(Photo: C3 Conference via The Christian Post)
A Monroe County, Ill., judge on Tuesday dismissed the wrongful death lawsuit against Joyce Meyer Ministries that involved the murder of her former bodyguard's family.
Christopher Coleman, who worked for the ministry as Joyce Meyer's bodyguard, was accused of killing his wife, Sheri, and their two sons, Garrett and Gavin, at their home in Columbia, Ill., on May 5, 2009. Coleman was convicted by a jury in May 2011 and is serving out three life sentences without the possibility of parole.
The wrongful death lawsuit filed by Sheri Coleman's family against Joyce Meyer Ministries claimed that the deaths could have been prevented if the organization had conducted a proper investigation into the email threats that attacked Sheri and her family.
Attorneys representing Joyce Meyer Ministries said the lawsuit failed to cite any evidence that the ministry was at fault. The lawsuit "lacked merit because the ministry had nothing to do with the deaths. They also said that the lawsuit was vague and lacked specifics," according to the St. Louis Post-Dispatch.
The lawsuit claimed that the ministry should have been aware that Coleman was a threat, because he was sending the threatening messages to his family from his employee-issued computer and cell phone.
In August, The Christian Post reported that the Joyce Meyer Ministries' legal defense team noted that the ministry had indeed notified police, and a surveillance camera had even been set up to monitor the Coleman home, but unfortunately that had not been enough to prevent the murders.
During the murder trial, lawyers for Sheri's family said that Coleman killed his wife and sons so that he could be with his mistress, Tara Lintz, and start a new life in Florida. They also said that he wanted to protect his job as a bodyguard working for Joyce Meyer Ministries, which he risked losing, if he filed for divorce. Coleman eventually resigned from his position at Joyce Meyer Ministries after being questioned about a violation of the ministry's moral conduct policy.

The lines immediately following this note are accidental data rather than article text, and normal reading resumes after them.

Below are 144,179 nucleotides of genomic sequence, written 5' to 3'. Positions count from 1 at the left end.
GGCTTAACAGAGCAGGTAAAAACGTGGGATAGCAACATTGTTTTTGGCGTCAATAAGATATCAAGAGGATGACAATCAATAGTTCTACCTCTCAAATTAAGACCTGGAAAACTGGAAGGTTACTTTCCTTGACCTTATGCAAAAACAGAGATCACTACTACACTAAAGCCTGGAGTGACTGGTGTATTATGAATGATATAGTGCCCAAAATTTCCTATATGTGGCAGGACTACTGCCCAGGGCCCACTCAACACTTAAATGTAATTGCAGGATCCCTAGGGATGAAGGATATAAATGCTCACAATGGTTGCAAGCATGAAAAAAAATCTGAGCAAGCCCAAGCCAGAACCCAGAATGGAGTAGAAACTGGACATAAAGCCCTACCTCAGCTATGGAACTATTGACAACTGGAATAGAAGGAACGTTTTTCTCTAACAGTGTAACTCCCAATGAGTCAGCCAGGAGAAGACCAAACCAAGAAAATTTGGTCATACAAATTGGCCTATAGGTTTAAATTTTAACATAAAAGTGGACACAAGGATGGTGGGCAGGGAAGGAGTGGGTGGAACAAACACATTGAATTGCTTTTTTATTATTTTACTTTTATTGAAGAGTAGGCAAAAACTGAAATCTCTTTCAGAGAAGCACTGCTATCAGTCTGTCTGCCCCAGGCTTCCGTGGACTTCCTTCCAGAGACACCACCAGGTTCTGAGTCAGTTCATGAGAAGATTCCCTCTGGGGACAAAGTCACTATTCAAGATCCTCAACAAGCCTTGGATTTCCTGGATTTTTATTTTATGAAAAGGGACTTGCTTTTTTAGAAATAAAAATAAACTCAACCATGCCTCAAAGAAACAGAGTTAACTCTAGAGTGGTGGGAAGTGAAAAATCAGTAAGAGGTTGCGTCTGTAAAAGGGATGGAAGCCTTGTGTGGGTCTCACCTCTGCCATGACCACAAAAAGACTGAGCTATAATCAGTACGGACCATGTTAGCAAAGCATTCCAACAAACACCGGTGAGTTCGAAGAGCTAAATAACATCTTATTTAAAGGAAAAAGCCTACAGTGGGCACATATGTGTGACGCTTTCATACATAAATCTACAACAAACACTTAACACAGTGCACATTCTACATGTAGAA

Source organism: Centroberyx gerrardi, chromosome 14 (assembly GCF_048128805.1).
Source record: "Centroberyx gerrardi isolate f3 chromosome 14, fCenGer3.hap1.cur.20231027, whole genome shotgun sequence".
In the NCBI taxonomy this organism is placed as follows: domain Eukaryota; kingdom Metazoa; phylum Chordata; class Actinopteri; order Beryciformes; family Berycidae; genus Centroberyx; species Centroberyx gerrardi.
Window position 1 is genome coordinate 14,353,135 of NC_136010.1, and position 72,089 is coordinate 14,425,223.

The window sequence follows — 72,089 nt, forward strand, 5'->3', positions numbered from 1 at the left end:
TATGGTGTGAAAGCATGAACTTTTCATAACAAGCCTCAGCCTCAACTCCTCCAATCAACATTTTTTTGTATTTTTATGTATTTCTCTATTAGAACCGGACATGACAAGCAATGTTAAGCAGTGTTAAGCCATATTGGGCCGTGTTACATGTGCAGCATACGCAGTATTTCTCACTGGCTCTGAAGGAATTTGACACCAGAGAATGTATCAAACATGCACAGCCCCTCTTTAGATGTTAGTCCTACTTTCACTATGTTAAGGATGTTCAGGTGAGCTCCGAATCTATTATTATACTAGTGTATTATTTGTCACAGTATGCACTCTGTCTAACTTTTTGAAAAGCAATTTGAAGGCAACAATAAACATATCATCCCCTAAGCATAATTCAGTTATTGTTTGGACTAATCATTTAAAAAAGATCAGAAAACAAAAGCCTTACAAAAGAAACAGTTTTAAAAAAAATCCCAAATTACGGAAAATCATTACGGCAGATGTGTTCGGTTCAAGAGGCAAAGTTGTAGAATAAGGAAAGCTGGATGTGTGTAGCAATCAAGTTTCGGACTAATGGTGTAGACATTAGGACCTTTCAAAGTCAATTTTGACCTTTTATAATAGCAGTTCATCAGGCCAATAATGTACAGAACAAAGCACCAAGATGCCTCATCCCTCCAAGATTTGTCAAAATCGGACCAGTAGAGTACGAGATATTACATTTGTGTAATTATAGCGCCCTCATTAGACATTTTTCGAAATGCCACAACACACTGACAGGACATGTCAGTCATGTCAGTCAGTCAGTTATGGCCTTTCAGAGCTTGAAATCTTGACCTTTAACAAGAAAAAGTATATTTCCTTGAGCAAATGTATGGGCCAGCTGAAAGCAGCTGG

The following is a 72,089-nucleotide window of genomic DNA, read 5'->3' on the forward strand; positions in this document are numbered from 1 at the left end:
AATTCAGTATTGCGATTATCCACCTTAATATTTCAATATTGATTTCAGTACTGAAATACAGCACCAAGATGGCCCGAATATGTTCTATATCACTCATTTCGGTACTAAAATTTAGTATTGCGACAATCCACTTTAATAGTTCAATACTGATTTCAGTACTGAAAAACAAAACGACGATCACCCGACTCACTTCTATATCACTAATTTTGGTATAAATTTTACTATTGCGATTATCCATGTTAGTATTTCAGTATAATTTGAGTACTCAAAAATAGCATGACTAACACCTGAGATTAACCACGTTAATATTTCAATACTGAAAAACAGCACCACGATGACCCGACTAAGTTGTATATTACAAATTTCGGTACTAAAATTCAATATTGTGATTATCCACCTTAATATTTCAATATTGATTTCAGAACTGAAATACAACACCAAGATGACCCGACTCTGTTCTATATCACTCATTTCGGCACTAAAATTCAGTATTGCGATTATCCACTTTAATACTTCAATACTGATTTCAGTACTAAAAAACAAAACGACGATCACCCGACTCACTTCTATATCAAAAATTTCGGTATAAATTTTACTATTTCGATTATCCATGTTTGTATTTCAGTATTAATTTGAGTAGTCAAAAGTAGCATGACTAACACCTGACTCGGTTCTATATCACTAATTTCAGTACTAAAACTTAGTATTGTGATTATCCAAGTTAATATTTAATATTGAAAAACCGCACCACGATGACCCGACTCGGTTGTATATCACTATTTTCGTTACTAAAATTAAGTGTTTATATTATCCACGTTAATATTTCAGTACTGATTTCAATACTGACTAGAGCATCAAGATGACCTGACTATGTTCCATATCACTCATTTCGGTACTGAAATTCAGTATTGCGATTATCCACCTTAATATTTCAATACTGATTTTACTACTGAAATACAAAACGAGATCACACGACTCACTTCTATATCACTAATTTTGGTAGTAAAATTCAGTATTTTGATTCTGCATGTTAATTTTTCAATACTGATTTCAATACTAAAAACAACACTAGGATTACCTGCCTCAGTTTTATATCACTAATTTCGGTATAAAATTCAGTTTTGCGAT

In 2011, Meyer testified that she was unaware that Coleman was having an affair until she was informed by the police.
This is the second time the courts have thrown out a claim by Sheri Coleman's family. A similar lawsuit was dismissed in September 2012. Judge Richard Aguirre signed the order dismissing the lawsuit, but said that it can be re-filed within 30 days.
"Of course, there's no case like this in any court of law," Judge Aguirre said last year, noting that this was a unique case and there wasn't a comparable one out there to draw precedent from.
Meyer is a Charismatic Christian author and speaker whose ministry is headquartered in the St. Louis suburb of Fenton, Mo.
The Christian Post contacted Joyce Meyer Ministries for comment, but did not receive a response by the time of publication.